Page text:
Cord-cutters rejoice: new products from Amazon and Dish Networks

Analyst Mark Vena's recommended components for an "ultimate" home office setup.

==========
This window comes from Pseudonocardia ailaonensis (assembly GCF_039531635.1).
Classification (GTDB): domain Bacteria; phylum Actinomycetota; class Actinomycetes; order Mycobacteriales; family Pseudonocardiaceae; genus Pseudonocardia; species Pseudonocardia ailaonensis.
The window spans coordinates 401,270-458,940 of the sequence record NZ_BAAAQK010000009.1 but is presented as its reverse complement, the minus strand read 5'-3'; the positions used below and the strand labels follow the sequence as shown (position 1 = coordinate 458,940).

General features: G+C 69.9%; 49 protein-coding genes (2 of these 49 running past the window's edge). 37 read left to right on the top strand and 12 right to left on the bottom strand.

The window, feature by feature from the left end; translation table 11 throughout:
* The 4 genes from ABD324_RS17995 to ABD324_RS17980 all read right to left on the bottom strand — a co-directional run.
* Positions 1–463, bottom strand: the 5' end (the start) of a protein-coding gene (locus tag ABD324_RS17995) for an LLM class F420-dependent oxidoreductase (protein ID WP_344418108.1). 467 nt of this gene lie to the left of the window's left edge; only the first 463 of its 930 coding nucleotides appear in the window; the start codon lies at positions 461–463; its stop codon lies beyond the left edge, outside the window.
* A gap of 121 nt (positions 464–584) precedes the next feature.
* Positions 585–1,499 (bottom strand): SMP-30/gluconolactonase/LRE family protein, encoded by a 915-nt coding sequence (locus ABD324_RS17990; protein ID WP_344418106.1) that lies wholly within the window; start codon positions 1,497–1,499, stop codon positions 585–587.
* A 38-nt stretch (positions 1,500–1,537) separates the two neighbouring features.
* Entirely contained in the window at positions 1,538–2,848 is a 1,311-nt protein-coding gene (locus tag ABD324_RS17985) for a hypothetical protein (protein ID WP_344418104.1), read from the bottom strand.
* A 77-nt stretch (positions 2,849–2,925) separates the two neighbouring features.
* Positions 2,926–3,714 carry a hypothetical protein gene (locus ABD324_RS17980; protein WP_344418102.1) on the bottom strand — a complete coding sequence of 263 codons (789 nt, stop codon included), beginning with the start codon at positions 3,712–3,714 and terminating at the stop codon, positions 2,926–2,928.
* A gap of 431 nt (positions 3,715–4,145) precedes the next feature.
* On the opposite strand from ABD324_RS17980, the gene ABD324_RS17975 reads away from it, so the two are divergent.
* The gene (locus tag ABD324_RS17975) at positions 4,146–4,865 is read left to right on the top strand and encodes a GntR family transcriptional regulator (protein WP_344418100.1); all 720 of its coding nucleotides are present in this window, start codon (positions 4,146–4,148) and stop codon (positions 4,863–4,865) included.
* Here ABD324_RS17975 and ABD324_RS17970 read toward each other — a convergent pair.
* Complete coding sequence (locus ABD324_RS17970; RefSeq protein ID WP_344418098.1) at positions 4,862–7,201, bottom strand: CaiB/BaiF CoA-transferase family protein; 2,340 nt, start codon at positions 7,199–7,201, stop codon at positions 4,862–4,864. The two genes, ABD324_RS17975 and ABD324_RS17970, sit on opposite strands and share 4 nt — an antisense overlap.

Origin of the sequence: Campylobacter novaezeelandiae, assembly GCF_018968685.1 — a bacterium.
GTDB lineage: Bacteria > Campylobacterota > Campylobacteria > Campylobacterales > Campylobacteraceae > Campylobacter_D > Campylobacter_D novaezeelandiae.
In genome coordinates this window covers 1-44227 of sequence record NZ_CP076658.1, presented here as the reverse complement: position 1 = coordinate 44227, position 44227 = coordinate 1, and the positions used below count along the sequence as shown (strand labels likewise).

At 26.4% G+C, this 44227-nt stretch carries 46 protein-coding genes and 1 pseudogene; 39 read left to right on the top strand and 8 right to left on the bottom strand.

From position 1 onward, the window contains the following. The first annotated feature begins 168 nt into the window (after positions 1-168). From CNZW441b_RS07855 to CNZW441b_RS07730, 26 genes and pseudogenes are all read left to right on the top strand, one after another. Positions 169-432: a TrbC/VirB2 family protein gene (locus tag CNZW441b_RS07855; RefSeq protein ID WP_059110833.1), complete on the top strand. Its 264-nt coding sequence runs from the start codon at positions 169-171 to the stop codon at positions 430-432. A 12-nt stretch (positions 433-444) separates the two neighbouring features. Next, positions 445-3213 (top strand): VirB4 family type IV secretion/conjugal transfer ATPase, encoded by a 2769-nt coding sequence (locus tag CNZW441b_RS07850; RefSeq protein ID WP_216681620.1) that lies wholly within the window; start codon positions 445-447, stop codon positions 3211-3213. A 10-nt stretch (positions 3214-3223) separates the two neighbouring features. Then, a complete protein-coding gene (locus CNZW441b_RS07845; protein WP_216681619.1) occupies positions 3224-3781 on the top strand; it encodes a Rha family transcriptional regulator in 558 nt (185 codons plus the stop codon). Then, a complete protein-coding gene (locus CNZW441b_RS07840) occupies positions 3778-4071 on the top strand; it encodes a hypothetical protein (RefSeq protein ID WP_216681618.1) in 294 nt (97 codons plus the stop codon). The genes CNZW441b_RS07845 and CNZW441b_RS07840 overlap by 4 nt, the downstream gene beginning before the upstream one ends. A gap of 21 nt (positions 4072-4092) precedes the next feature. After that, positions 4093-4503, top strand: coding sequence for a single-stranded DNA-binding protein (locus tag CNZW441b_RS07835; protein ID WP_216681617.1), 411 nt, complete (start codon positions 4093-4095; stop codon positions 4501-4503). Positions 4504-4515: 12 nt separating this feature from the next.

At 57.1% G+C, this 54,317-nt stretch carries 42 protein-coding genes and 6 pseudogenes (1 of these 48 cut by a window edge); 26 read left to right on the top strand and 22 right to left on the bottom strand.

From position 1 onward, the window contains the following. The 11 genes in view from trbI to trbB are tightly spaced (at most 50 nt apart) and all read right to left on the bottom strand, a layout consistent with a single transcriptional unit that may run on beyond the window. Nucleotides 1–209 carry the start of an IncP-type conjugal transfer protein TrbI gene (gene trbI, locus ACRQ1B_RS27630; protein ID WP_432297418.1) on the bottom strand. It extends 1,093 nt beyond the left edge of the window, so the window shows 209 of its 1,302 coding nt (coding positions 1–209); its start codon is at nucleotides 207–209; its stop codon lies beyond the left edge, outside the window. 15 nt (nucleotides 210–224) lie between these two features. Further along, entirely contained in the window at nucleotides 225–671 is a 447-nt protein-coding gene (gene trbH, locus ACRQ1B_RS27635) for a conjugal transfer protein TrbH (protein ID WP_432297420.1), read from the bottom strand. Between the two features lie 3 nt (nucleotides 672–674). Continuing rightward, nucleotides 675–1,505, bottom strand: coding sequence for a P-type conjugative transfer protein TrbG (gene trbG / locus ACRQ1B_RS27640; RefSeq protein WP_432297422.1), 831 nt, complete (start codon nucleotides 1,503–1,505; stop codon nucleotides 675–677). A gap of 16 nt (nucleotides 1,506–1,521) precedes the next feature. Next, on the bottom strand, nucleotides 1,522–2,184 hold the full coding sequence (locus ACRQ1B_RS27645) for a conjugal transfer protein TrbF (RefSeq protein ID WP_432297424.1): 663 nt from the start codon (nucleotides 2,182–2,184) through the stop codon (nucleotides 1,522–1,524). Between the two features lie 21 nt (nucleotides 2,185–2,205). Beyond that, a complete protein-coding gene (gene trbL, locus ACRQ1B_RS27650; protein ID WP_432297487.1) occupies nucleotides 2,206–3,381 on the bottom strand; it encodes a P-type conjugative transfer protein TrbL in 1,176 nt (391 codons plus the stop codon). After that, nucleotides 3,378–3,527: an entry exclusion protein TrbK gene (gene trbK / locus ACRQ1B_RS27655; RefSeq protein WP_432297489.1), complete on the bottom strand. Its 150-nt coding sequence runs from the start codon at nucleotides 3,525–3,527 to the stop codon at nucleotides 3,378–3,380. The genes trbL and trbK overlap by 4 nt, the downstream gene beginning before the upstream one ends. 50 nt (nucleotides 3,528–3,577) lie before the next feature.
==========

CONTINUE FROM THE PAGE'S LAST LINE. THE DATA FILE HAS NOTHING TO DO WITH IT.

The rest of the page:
Amazon has been a major player in the streamer media device category since it launched the original Fire TV Stick in 2014. Its new FireTV Cube, which features the inclusion of a processor upgrade and Dolby Vision audio, has quickly found its way into my heart as one of the best streaming players released in 2019. The Cube design is attractive and sharp, and will look unobtrusive next to the TV in your home office. With broad third-party streaming content support from the likes of Netflix, Prime Video, Disney +, Apple TV and HBO (among numerous others), it is indeed noticeably faster than the original Cube. Furthermore, it supports high-end AV formats like Dolby Vision and Dolby Atmos. Thankfully, it now natively supports YouTube via a discrete channel in the app, as Google and Amazon resolved a multi-year feud that prevented Amazon from accessing the world’s largest streaming service as an app on Amazon’s streaming devices. The new Cube supports 4K HDR and even has integrated Alexa functionality, allowing you to display lyrics to your favorite song or even tell you who’s on-screen during a movie. It’s affordably priced at $120 and ranks as one of the best premium streaming devices on the market.